Send Love Ahead

By Noelle Sterne

Darcy came into the Bible study group looking radiant, happier than I’d ever seen her. She couldn’t wait to tell us what had happened. The previous week, she had been worriedly repeating the details of the upcoming custody hearing for her daughter. After Darcy’s recent divorce, her husband was attempting to undermine her character to sway the judge for custody.

But now, Darcy was transformed. Maybe, more accurately, triumphant. The hearing was very short, she said, and the judge saw through her husband’s tactics. Darcy was awarded custody and at the end, to her astonishment, her husband turned to her and said, “It’s probably for the best.”

The group members congratulated Darcy and shared her joy. Two of us commented on the astounding change in her. “What caused it?” we asked. She told us of a process she’d discovered for meeting challenges like these that stemmed from her study of A Course in Miracles.

Darcy called it “Send Love Ahead.” She described how it works and, at the next group meeting, gave us all a typed summary of her meditative method. Here it is.
1.    Sit quietly apart from everything.
2.    Close your eyes and take some slow, deep breaths.
3.    Visualize the event that fills you with dismay. See the room or setting,
where you’ll be appearing, working, sitting, talking. If you don’t know the specifics literally, imagine them.
4.    If you’ve been resisting the situation (“I wish I didn’t have to do this!),
admit it. Rage if you must.
5.    If you’re afraid, admit that too. Darcy said that she was so fearful in the days before the hearing that she couldn’t eat and shouted out loud at home, “I’m afraid!” Often when you admit it fully, it dissipates.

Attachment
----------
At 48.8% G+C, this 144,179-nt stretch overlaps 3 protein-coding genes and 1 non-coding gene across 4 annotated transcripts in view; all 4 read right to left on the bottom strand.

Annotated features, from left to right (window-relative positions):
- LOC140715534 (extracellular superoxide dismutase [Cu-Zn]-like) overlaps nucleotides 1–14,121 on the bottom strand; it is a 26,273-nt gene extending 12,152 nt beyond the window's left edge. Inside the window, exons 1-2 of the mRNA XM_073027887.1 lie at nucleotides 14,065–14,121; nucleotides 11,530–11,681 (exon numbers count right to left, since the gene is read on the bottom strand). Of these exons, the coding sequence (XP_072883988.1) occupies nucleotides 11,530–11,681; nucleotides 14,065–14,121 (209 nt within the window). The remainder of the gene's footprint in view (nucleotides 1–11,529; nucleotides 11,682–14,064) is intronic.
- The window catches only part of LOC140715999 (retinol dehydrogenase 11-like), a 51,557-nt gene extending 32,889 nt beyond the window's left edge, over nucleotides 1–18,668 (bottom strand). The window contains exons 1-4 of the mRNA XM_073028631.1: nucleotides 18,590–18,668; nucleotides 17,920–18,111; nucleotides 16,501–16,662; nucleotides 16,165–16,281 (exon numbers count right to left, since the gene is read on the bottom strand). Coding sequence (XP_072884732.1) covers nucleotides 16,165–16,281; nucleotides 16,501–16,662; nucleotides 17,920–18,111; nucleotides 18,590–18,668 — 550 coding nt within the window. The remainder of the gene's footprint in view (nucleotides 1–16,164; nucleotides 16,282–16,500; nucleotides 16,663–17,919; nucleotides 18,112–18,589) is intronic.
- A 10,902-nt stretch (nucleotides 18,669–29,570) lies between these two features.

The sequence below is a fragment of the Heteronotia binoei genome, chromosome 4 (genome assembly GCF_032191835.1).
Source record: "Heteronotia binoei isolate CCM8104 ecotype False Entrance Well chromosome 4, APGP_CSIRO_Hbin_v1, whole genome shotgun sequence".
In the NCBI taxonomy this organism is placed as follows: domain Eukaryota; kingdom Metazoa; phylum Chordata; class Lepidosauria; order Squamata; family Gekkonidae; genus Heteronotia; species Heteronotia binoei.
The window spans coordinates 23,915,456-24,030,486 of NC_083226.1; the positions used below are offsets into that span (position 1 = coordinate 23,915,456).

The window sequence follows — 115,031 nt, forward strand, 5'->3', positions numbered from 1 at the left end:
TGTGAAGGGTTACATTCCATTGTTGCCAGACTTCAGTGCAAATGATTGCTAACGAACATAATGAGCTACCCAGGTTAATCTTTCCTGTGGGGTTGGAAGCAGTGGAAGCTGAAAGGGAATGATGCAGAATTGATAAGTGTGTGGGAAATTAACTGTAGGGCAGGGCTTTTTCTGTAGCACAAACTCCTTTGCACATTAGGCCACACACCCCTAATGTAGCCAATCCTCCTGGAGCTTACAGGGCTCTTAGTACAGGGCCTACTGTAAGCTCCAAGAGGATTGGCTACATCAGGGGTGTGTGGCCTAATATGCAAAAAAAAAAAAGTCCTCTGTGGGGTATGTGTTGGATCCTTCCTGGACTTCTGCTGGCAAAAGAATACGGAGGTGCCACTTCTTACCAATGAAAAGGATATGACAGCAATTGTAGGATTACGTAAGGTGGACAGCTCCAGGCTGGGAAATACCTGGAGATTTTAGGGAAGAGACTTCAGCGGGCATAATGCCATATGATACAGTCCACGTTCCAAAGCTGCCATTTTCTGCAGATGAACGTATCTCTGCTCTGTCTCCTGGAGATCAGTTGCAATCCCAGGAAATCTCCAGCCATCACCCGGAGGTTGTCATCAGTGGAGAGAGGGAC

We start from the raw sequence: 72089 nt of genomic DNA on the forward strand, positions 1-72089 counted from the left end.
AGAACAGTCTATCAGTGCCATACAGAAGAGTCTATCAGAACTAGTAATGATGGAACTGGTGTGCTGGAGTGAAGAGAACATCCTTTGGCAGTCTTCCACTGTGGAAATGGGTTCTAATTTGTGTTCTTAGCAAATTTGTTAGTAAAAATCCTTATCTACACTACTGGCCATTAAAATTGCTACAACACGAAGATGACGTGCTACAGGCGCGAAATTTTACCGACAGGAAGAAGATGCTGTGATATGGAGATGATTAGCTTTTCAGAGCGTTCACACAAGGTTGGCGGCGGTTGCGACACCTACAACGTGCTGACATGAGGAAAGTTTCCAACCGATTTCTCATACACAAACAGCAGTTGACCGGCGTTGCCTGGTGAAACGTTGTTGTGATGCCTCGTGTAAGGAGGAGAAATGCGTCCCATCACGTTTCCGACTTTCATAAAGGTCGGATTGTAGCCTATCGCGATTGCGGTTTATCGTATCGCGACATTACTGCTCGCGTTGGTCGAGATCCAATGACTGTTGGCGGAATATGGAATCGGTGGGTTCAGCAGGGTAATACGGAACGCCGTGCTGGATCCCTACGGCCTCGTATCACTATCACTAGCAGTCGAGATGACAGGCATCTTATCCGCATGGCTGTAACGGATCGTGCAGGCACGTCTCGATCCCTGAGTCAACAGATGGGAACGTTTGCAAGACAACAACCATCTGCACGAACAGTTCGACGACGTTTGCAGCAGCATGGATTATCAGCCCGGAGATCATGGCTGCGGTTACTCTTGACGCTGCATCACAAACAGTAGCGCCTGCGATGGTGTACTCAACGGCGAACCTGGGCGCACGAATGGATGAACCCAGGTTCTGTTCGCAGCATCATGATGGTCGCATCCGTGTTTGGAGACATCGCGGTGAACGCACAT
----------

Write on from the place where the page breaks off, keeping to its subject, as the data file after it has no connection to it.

6.    Do your homework. If it’s a presentation, speech, or call, write it out.
If you need to, research the contents. If it’s a written or other creative project, list the steps necessary to complete it. If it’s a defense of something, make notes and practice your points. Darcy wrote out all the positive reasons she should be awarded custody (and without maligning her ex-husband).
7.    Mentally go to the place or situation, whether it’s an office,
auditorium, meeting room, judge’s chambers, or your own study. Fill the physical space with love.
8.    See the room shining in light.
9.    Picture yourself and every other person involved smiling, extending hands to you, nodding “Yes.”
10.    Feel the light and peace envelop you and radiate out from you.
11.    Gently think about how you want to emerge from the situation. See yourself afterwards in a favorite, comfortable and comforting environment, like a reward.
12.    Think about how you want to feel after it’s over. How do you really want to feel? What do you want to have accomplished or settled? What direction do you want to know you’re next going in?
13.    Write down your answers to these questions. Writing them down is stating your affirmations. Record as many specifics as you can. Don’t be shy or modest. You deserve all the rewards and blessed outcomes.
14.    See every other person involved leaving feeling satisfied, fulfilled, happy with the outcome, and ready to take the next constructive action.
15.    Say to yourself: “I surrender all to God. I feel only Love here.”  Repeat these words every time you feel anxious about the situation or tempted to visualize something less than perfect.
16.    Sit quietly feeling this Love.
17.    Practice these steps twice a day.

The Test